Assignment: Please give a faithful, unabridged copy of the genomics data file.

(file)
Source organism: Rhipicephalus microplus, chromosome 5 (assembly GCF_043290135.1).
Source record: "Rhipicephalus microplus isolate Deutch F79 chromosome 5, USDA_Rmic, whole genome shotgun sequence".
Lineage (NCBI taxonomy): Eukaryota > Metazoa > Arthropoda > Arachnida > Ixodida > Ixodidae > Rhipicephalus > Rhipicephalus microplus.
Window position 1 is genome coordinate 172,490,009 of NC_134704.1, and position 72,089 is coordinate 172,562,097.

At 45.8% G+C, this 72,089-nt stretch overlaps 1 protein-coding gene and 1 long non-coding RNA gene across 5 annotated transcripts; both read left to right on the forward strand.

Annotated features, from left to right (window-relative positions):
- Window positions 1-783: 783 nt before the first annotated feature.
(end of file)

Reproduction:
Source organism: Rhipicephalus microplus, chromosome 5 (assembly GCF_043290135.1).
Source record: "Rhipicephalus microplus isolate Deutch F79 chromosome 5, USDA_Rmic, whole genome shotgun sequence".
Lineage (NCBI taxonomy): Eukaryota > Metazoa > Arthropoda > Arachnida > Ixodida > Ixodidae > Rhipicephalus > Rhipicephalus microplus.
Window position 1 is genome coordinate 172,490,009 of NC_134704.1, and position 72,089 is coordinate 172,562,097.

At 45.8% G+C, this 72,089-nt stretch overlaps 1 protein-coding gene and 1 long non-coding RNA gene across 5 annotated transcripts; both read left to right on the forward strand.

Annotated features, from left to right (window-relative positions):
- Window positions 1-783: 783 nt before the first annotated feature.